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Any Pacific Seacraft 34 owners out there complete a major passage; i.e., crossing the Atlantic or Pacific Oceans? I know the boat is capable of doing so safely, but from what I have read it seems like most major passages are made on boats > 40 ft.
 

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Joshua Slocum's Spray was 36-foot-9-inches long.
About 14 sub-40 footers are presently racing around the world single-handed, nonstop. Check out the Mini Transat 6.50 if you want to see even smaller boats crossing the Atlantic.
You don't need a 40 plus footer to cross oceans any more than you need a huge SUV to commute to work. In both cases, it is the person making the decisions that will make or break any trip.
The size of the boat, however, directly affects the comfort of those aboard. Some of us prefer the home-like comforts of a larger boat and others are perfectly happy to camp out, living in a cramped, tiny space.
 

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Try Googling "Voyage of the Swan" and read about Dave and Rhonda Mancini's voyages in their PSC 34. Dave provided an amazing amount of information about his PSC 34 and his cruising. You can also search this site for his entries.
 

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:cut_out_animated_em forgive my ignorance,, but what do they do when storms come round try to out sail them? I'd think that would be a helluva bumpy ride in a small boat...
 

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Throw a Jordan series drogue off the stern, button up, take a sturgeron and go to sleep on the saloon sole just like you would on a bigger boat.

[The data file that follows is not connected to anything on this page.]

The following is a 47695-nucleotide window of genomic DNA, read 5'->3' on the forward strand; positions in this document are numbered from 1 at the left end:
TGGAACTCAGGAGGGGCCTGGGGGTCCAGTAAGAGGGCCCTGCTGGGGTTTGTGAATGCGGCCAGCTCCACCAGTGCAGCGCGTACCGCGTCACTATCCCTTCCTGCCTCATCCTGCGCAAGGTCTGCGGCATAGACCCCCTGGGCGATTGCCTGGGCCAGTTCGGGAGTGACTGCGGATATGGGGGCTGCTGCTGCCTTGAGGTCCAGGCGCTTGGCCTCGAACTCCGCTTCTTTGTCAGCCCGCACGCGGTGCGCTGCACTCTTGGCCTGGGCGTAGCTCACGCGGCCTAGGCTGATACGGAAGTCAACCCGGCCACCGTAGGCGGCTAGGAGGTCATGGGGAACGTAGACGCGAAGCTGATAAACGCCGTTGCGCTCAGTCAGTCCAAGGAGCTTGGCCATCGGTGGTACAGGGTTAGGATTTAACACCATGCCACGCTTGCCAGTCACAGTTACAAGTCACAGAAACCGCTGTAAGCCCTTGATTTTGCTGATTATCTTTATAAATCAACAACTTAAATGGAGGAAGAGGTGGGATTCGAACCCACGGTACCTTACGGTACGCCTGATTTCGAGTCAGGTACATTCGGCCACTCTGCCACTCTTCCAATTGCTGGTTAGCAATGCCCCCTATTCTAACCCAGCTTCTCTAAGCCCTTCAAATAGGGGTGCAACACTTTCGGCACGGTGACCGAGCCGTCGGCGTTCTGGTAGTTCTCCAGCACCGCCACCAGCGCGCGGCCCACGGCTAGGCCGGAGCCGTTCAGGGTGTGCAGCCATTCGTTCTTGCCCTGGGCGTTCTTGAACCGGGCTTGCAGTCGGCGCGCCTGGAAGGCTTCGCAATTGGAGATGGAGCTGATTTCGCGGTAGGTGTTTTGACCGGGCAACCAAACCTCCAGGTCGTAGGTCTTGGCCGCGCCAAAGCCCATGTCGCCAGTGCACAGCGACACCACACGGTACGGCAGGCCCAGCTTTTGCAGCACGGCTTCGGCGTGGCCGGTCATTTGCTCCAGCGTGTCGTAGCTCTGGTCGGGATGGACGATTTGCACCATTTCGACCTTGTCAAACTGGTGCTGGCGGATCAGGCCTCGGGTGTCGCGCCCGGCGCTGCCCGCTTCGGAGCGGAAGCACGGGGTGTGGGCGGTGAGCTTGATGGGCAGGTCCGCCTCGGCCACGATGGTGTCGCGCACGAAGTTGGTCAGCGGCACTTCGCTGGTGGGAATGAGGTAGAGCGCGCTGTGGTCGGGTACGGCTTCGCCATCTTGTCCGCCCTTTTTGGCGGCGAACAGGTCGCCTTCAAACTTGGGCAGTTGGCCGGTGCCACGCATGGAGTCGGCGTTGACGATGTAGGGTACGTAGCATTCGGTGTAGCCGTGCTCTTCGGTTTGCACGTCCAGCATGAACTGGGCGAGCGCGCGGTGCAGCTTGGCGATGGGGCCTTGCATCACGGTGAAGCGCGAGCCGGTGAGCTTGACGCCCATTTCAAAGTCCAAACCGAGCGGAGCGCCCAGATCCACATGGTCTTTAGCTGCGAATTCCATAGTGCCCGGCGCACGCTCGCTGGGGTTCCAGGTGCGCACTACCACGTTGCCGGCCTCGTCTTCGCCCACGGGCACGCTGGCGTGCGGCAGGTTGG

Unless you’re on a Rapido 60 this business of outrunning storms is fantasy. You can preposition to miss a cyclonic depression with sufficient forewarning on occasion but think any boat going to sea should be able to handle a gale with storm sails and a storm with drogue or sea anchor
 

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Discussion Starter #6
Try Googling "Voyage of the Swan" and read about Dave and Rhonda Mancini's voyages in their PSC 34. Dave provided an amazing amount of information about his PSC 34 and his cruising. You can also search this site for his entries.
I will definitely check that out - thanks!
 

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When we were out doing French Polynesia in the '70s, most boats were under 40', many well under. One French Couple had sailed from home in a converted Life Boat that wasn't much more than 20' if that. Grant, who probably is on the list, cruised with his wife on a 26' boat, we were on a 32', many others in boats in the mid 30's. The single humongous boat was a 44' that had the novelty of novelties, a washer dryer combo. Their gear was good for a lot of conversation among us cruisers on why you'd want, let alone install, a W/D on a boat. The idea of cruising on a boat bigger than 40' was largely a foreign concept. Of course most of us were in our late 20's, 30's and sailed what we could afford.